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Olivier Hue, Roland Monjo, Marc Lazzaro, Michelle Baillot, Philippe Hellard, Laurent Marlin and A. Jean-Etienne

The authors tested the effect of cold water ingestion during high-intensity training in the morning vs the evening on both core temperature (TC) and thermal perceptions of internationally ranked long-distance swimmers during a training period in a tropical climate. Nine internationally ranked long-distance swimmers (5 men and 4 women) performed 4 randomized training sessions (2 in the evening and 2 in the morning) with 2 randomized beverages with different temperatures for 3 consecutive days. After a standardized warm-up of 1000 m, the subjects performed a standardized training session that consisted of 10 × 100 m (start every 1′20″) at a fixed velocity. The swimmers were then followed for the next 3000 m of the training schedule. Heart rate (HR) was continuously monitored during the 10 × 100 m, whereas TC, thermal comfort, and thermal sensation (TS) were measured before and after each 1000-m session. Before and after each 1000 m, the swimmers were asked to drink 190 mL of neutral (26.5 ± 2.5°C) or cold (1.3 ± 0.3°C) water packaged in standardized bottles. Results demonstrated that cold water ingestion induced a significant effect on TC, with a pronounced decrease in the evening, resulting in significantly lower mean TC and lower mean delta TC in evening cold (EC) than in evening neutral (EN), concomitant with significantly lower TS in EC than in EN and a significant effect on exercise HR. Moreover, although TC increased significantly with time in MN, MC, and EN, TC was stabilized during exercise in EC. To conclude, we demonstrate that a cold beverage had a significant effect on TC, TS, and HR during training in high-level swimmers in a tropical climate, especially during evening training.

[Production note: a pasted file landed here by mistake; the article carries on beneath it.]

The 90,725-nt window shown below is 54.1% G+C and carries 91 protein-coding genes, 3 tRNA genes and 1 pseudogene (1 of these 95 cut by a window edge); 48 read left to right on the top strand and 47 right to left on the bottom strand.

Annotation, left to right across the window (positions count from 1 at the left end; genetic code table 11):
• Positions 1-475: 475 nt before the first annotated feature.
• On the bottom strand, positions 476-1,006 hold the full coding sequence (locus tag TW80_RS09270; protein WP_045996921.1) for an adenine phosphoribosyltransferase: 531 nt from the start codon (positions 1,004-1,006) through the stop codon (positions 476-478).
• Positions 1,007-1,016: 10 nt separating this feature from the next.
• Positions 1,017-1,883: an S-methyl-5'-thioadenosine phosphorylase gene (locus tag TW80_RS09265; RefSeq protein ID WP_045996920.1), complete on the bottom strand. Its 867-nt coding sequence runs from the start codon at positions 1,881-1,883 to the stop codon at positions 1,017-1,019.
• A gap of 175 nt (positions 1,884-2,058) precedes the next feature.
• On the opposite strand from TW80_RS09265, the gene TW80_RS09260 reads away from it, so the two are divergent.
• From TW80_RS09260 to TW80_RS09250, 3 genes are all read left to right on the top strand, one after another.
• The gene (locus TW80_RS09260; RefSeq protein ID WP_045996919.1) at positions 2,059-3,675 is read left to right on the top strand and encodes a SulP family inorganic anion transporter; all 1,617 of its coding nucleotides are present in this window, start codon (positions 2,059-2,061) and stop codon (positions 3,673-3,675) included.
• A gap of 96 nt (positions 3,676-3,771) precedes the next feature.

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Philippe Hellard, Robin Pla, Ferran A. Rodríguez, David Simbana and David B. Pyne

Purpose: To compare the dynamics of maximal oxygen uptake (V˙O2), blood lactate ([La]b), total energy expenditure (E tot), and contributions of the aerobic (E aer), alactic anaerobic (E an,al), and lactic anaerobic (E an,lac) metabolic energy pathways over 4 consecutive 25-m laps (L0–25, L25–50, etc) of a 100-m maximal freestyle swim. Methods: Elite swimmers comprising 26 juniors (age = 16 [1] y) and 23 seniors (age = 24 [5] y) performed 100 m at maximal speed and then 3 trials (25, 50, and 75 m) at the same pace as that of the 100 m. [La]b was collected, and V˙O2 was measured 20 s postexercise. Results: The estimated energetic contributions for the 100-m trial are presented as mean (SD): E aer, 51% (8%); E an,al, 18% (2%); E an,lac, 31% (9%). V˙O2 increased from L0–25 to L25–50 (mean = 3.5 L·min−1; 90% confidence interval [CI], 3.4–3.7 L·min−1 to mean = 4.2 L·min−1; 90% CI, 4.0–4.3 L·min−1) and then stabilized in the 2nd 50 m (mean = 4.1 L·min−1; 90% CI, 3.9–4.3 L·min−1 to mean = 4.2 L·min−1; 90% CI, 4.0–4.4 L·min−1). E tot (juniors, 138 [18] kJ; seniors, 168 [26] kJ), E an,al (juniors, 27 [3] kJ; seniors, 30 [3] kJ), and E an,lac (juniors, 38 [12] kJ; seniors, 62 [24] kJ) were 11–58% higher in seniors. Faster swimmers (n = 26) had higher V˙O2(4.6L·min1, 90% CI 4.4–4.8 L·min−1 vs 3.9 L·min−1, 90% CI 3.6–4.2 L·min−1), and E aer power was associated with fast performances (P < .001). Conclusion: Faster swimmers were characterized by higher V˙O2 and less time to reach the highest V˙O2 at ∼50 m of the 100-m swim. Anaerobic qualities become more important with age.